Furthermore, formal and informal care of AD dementia patients may entail significant economic consequences.3336 In Japan, the cost associated with dementia care was recently estimated to be $145 billion, with informal care representing nearly half of this overall cost ($62 billion, where $1=100 yen).37 To address the growing care demands and costs associated with AD dementia, the Japanese government, in 2000, implemented an insurance program and long-term care strategy, with insurance directed to cover medical treatment and nursing care support to provide non-medical services such as daycare. This initiative sought to provide ongoing evaluation of the elderly and enhanced supportive care and financial assistance for family caregivers.38,39 Another national initiative was introduced in 2012 as the “Orange Plan” and was updated as the “New Orange Plan” in 2015, representing a renewed emphasis on supporting families and enabling patients with AD dementia to remain within the home environment for as long as possible,40 with further funding allocated to disease prevention and early detection and diagnosis.40,41 The long-term care insurance (LTCI) provision implemented by the Japanese government has sought to bring increasing care costs under control by utilizing tax revenues and insurance premiums to subsidize home-based care; nevertheless, costs continue to rise.42,43

Despite efforts to provide additional supportive services and to clarify diagnostic criteria (see the National Institute on Aging/Alzheimer’s Association 2011 diagnostic guidelines),44 evidence suggests that more than half of all individuals experiencing symptoms consistent with dementia are never evaluated by a medical professional nor do they receive a formal diagnosis of dementia, especially among patients with less severe memory and cognitive problems.45,46 Barriers to early detection exist, however, including diagnostic uncertainty (eg, difficulty differentiating AD dementia symptoms from symptoms associated with normal aging), stigma surrounding AD dementia, and lack of appropriately trained profressionals.47 Given the availability of treatments and care management options for AD dementia – as well as a robust pipeline of investigative therapeutic agents that depend upon the timely and accurate detection and diagnosis of symptoms – greater awareness, screening, and earlier diagnosis may provide an opportunity for patients to be more involved with decisions concerning their own care and for earlier intervention, with treatment or other support initiatives, which may ultimately lead to an improvement in the patient’s overall quality of life. However, this is not without its challenges, as evidence suggests that significant variation exists in the early signs of this disease among patients.48 It is, therefore, important to understand when and how symptoms are first noticed, particularly from the caregiver and patient perspective.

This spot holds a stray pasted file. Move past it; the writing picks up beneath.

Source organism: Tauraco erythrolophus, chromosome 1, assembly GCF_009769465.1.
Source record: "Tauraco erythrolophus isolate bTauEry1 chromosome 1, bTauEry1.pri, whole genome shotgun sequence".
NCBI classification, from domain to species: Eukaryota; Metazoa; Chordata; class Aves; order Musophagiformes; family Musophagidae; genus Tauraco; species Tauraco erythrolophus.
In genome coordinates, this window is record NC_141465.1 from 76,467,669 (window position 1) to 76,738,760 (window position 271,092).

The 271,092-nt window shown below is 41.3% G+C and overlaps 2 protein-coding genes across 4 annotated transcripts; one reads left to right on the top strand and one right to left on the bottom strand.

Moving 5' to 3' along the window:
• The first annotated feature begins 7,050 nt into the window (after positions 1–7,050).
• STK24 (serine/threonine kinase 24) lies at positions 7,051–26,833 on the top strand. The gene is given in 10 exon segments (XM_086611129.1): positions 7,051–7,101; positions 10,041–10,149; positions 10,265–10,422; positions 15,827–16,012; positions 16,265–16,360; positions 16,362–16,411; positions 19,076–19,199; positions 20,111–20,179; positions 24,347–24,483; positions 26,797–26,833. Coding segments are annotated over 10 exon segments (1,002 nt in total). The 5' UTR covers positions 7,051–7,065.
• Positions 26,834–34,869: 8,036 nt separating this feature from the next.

To help build a better understanding of the role of caregivers in the detection and diagnosis of AD dementia – a group that does not possess exposure to training or diagnostic guidelines – the current study utilized real-world survey data to examine the characteristics and experiences of patients with AD dementia as reported by their informal caregivers in Japan, particularly with regard to disease history and treatment patterns in this group of patients. Further, the relationships between disease severity level and the patient’s diagnosis, symptom identification, and treatment were explored. These results can provide insight into where patients and caregivers are, in terms of identifying disease progression, and inform efforts that could be used to promote earlier detection and diagnosis of AD dementia (especially, in a milder state), which may in turn help reduce this disease’s burden on – and costs to – society.



This study collected original data from caregivers identified in the 2012 and 2013 Japan National Health and Wellness Surveys (NHWS), with additional caregivers invited from the Lightspeed Research (LSR) opt-in ailment panels from Japan. Inclusion criteria were as follows: adults (≥18 years) and caring for an individual diagnosed with AD dementia (according to caregiver self-report). This study was reviewed and approved by the Pearl Institutional Review Board. Participants were asked to provide their informed consent before beginning this study via an online survey. The informed consent information provided study details, including the objectives of this study, risks/benefits, and contact information for any questions/concerns.

To maintain the focus of the study on informal caregivers, those who were receiving payment as a form of employment for caregiving duties were excluded as were those who did not provide informed consent. Informal caregivers may detect signs of AD dementia relatively early in the disease’s progression, whereas more formal caregivers (including those providing at-home nursing care and services for pay) may be caring for patients at more severe stages of the disease. Thus, informal caregivers may play a key role to help detect AD dementia at a relatively early stage. Details about NHWS and respondent recruitment are included in Laks et al12 and Goren et al.28

The current study population comprised 300 caregivers – 119 current caregivers who were recruited from the 2012 and 2013 NHWS and an additional 181 current caregivers who were recruited from the separate ailment panel source. Using an online survey, each caregiver provided survey responses for themselves as well as proxy measures on behalf of the AD dementia patient for whom they provided care. In total, 176 caregivers identified from the 2012 and 2013 NHWS entered the survey but were excluded because they were no longer providing care for an AD dementia patient. Reasons for discontinuing care included: patient deceased (n=76, 43.2%); patient receiving care at a hospital/health care facility (n=68, 38.6%, including n=2 who were also receiving at-home nursing care and services); and (exclusive of prior reasons noted) patient receiving at-home nursing care and services, someone else took over responsibilities, other, or none of the above (n=7, n=7, n=8, and n=10, respectively). The online survey protocol and questionnaire were reviewed and approved by Essex Institutional Review Board (Lebanon, NJ, USA), and all participants provided informed consent.